Leon Mirsky's books

Leon Mirsky wrote two books, both of which were influential. These were An Introduction to Linear Algebra (1955) and Transversal Theory: An account of some aspects of combinatorial mathematics (1971). Below we present various information about these books including some extracts of reviews.

1. An Introduction to Linear Algebra (1955), by Leon Mirsky.
1.1. The publisher writes:

This work provides an elementary and easily readable account of linear algebra, in which the exposition is sufficiently simple to make it equally useful to readers whose principal interests lie in the fields of physics or technology. The account is self-contained, and the reader is not assumed to have any previous knowledge of linear algebra. Although its accessibility makes it suitable for non-mathematicians, Professor Mirsky's book is nevertheless a systematic and rigorous development of the subject.

Part I deals with determinants, vector spaces, matrices, linear equations, and the representation of linear operators by matrices. Part II begins with the introduction of the characteristic equation and goes on to discuss unitary matrices, linear groups, functions of matrices, and diagonal and triangular canonical forms. Part II is concerned with quadratic forms and related concepts. Applications to geometry are stressed throughout; and such topics as rotation, reduction of quadrics to principal axes, and classification of quadrics are treated in some detail. An account of most of the elementary inequalities arising in the theory of matrices is also included. Among the most valuable features of the book are the numerous examples and problems at the end of each chapter, carefully selected to clarify points made in the text.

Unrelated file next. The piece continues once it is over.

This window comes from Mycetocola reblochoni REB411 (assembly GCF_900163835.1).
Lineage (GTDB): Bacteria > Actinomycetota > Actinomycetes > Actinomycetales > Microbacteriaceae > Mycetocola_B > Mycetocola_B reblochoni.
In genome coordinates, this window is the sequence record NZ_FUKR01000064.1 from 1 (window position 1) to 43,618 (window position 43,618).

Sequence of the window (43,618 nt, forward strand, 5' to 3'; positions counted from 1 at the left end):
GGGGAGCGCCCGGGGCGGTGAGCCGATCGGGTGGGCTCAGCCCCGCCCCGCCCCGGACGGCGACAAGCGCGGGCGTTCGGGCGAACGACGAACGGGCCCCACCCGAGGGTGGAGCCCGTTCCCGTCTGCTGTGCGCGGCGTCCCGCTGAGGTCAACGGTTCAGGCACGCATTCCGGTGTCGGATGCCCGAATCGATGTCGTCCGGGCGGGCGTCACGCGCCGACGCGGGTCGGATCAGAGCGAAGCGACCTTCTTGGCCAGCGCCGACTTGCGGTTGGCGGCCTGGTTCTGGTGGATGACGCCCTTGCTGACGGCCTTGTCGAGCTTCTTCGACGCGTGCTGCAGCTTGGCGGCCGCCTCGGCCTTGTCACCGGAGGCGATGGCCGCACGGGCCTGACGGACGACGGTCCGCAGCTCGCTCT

1.2. From the Preface.

My object in writing this book has been to provide an elementary and readable account of linear algebra. The book is intended mainly for students pursuing an honours course in mathematics, but I hope that the exposition is sufficiently simple to make it equally useful to readers whose principal interests lie in the fields of physics or technology. The material dealt with here is not extensive and, broadly speaking, only those topics are discussed which normally form part of the honours mathematics syllabus in British universities. Within this compass I have attempted to present a systematic and rigorous development of the subject. The account is self-contained, and the reader is not assumed to have any previous knowledge of linear algebra, although some slight acquaintance with the elementary theory of determinants will be found helpful. It is not easy to estimate what level of abstractness best suits a textbook of linear algebra. Since I have aimed, above all, at simplicity of presentation I have decided on a thoroughly concrete treatment, at any rate in the initial stages of the discussion. Thus I operate throughout with real and complex numbers, and I define a vector as an ordered set of numbers and a matrix as a rectangular array of numbers.

The points of contact between linear algebra and geometry are numerous, and I have taken every opportunity of bringing them to the reader's notice. I have not, of course, sought to provide a systematic discussion of the algebraic background of geometry, but have rather concentrated on a few special topics, such as changes of the coordinate system, reduction of quadrics to principal axes, rotations in the plane and in space, and the classification of quadrics under the projective and affine groups.